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Brexit cannot cure Immigration

The greatest of all factors driving the campaign to leave the EU appears to be immigration. I use the verb ‘cure’ in the title because immigration seems to be widely perceived as a disease. The moral issues of immigration are not going to receive attention here. The sole objective of this article is to explain why Brexit cannot act as a magic wand to end immigration into the UK. If anything, leaving the EU could result in more immigration. Why? I will explain as simply as possible and will give references below so that you can find out the full story for yourself.

In 1951 the Geneva Convention gave the right to all persons fleeing persecution in their own countries to seek asylum in other countries. The Geneva Convention was a product of the United Nations and nothing to do with the EU. Many countries throughout the world signed up to the Geneva Convention.

Under the terms of the Geneva Convention refugees (i.e. people seeking refuge) can breach immigration rules and cannot be penalised for illegal entry or stay.

In Britain, the UK Borders Act 2007 gave the British authorities the right to automatically deport some foreign nationals: ones imprisoned for specific offences and ones who have been imprisoned for more than a year. These people are only a very tiny minority of immigrants.

The Geneva Convention is enshrined in international law so leaving the EU cannot not change anything for the UK. Anyone arriving here seeking asylum must be given asylum until their case has been heard. After that, an asylum seeker can only be deported if their case is found to be faulty. Otherwise, each refugee must be granted asylum – and that means the right to remain in the UK.

In the EU the final (2013) version of the Dublin Regulation (a piece of EU law) gave every member state of the EU the right to return an asylum seeker to the first member state at which the person entered the EU. The effect of this has been that there are far more asylum seekers in the border states of the EU. This was part of the intention of the Dublin Regulation as it was hoped that this would cause the border states to ensure the security of their borders.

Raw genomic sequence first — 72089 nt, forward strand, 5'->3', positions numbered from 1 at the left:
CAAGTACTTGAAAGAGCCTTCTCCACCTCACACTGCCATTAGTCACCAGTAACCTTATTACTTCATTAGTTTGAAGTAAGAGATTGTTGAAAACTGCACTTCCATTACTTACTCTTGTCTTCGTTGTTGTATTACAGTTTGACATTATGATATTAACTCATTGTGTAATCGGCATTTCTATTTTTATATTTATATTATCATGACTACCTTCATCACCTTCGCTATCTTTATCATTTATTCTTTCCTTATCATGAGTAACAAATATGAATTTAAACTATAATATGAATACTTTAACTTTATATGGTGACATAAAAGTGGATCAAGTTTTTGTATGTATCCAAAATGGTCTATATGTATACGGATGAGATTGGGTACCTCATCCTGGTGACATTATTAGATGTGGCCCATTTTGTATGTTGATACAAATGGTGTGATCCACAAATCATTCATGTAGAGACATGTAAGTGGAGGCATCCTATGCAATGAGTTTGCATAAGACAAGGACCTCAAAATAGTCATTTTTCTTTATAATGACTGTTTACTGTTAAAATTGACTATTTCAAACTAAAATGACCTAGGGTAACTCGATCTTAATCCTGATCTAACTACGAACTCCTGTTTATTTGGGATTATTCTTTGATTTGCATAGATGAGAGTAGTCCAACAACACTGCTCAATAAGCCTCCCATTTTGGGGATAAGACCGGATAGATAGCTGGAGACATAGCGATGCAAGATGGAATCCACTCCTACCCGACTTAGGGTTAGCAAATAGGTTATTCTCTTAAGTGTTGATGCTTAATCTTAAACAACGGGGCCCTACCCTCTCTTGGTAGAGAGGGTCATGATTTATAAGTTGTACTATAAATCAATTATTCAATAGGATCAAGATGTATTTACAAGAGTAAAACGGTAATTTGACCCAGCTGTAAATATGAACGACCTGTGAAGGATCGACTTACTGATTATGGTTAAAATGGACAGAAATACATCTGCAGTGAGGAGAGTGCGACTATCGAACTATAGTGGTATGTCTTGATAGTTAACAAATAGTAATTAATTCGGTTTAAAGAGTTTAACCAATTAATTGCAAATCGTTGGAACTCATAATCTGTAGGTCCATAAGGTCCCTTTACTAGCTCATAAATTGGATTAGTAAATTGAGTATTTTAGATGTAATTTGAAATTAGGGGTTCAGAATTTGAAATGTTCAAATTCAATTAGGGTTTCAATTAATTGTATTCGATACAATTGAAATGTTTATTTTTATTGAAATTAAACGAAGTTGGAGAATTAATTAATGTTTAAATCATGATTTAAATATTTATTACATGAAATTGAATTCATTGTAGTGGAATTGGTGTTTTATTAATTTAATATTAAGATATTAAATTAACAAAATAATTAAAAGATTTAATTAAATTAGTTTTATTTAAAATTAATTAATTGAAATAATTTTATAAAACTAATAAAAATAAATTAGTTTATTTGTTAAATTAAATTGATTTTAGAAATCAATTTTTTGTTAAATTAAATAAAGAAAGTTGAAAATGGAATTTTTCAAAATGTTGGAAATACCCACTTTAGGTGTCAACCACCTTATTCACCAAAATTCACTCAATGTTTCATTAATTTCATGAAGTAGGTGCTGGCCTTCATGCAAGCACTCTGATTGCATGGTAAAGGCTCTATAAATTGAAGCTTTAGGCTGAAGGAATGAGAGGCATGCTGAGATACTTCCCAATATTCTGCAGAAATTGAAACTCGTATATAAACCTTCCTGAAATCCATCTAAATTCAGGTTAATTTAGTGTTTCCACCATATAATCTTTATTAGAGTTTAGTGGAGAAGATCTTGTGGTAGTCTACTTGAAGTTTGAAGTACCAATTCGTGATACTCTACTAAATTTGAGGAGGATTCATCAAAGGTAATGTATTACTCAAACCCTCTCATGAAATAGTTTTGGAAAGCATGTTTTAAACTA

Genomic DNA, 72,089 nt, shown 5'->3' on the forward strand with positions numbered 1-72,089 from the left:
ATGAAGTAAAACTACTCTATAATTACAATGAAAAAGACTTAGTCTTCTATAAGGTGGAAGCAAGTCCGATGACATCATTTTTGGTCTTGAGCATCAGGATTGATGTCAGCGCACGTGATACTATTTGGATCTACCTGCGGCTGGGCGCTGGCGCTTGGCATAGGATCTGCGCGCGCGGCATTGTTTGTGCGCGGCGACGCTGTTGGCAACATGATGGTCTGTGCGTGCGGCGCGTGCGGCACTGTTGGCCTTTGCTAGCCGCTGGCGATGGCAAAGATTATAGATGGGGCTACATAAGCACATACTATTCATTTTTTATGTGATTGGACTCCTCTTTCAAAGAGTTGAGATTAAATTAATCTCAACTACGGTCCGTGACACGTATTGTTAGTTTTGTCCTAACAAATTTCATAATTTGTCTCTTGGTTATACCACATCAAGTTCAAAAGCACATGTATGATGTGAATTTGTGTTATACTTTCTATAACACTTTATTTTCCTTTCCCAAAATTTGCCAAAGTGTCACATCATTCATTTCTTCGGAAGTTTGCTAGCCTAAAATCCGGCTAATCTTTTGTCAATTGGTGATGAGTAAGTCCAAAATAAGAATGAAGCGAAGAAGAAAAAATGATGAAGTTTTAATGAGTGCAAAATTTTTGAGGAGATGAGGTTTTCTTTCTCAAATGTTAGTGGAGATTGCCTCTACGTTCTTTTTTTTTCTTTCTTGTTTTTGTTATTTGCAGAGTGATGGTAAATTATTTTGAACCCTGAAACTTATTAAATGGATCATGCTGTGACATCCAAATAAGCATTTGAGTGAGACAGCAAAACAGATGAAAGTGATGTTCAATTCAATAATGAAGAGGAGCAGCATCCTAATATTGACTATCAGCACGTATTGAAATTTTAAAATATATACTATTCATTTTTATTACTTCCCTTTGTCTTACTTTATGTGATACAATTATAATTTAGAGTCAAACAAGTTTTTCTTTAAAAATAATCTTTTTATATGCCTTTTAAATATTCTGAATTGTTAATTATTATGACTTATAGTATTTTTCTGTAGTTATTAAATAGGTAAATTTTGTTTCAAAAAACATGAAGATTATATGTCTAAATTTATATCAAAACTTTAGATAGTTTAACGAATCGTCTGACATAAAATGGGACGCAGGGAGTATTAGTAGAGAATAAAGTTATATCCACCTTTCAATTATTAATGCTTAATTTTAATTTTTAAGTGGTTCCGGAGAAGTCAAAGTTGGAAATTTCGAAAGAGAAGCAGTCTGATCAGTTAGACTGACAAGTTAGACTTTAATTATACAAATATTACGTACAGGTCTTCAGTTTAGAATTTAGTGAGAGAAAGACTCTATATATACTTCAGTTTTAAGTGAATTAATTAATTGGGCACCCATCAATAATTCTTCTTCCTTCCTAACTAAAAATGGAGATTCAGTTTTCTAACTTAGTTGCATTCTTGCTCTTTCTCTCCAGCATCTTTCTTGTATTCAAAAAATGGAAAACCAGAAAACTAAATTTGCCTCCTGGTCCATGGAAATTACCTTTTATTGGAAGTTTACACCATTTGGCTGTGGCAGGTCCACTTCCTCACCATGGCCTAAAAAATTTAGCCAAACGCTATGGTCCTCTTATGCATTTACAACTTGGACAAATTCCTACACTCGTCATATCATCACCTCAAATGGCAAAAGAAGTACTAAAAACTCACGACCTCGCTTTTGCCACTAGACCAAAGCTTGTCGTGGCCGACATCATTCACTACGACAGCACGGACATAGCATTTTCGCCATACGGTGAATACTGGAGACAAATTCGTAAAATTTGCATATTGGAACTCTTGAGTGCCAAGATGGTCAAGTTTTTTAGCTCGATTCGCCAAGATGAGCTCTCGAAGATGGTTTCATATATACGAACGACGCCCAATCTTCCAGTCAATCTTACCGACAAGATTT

The recent migrant crisis was not anticipated and could not have been foreseen. However, the combination of the EU regulations and the additional border agreement - the Le Touquet Agreement - between Britain and France has given the UK a great deal of protection from the current influx of immigrants as the British border authorities are able to operate on French soil. In the event of a Brexit, this arrangement would almost certainly be terminated by the French. They would have absolutely no reason to keep it. All of the migrants currently held in France would then move to Britain and we would have no choice but to keep them until the case of each and every one had received a full hearing. There can be no doubt that anyone fleeing Syria, along with many other war-torn countries, cannot be denied refugee status. That means that all of these people would have the right to reside in the UK. 

If the UK were to leave the EU, we would no longer have the protection of the Dublin Regulation. We already have a land border with Ireland and, if Scotland separates from the UK (probable with a Brexit), we will have a second land border with an EU state. Anyone entering the UK will not then be able to be sent back: they will have an absolute right to remain here in accordance with the Geneva Convention.

There can be absolutely no doubt whatsoever that we would have far more immigrants here if we were not in the EU.

Bottom line: Brexit cannot cure immigration into the UK.


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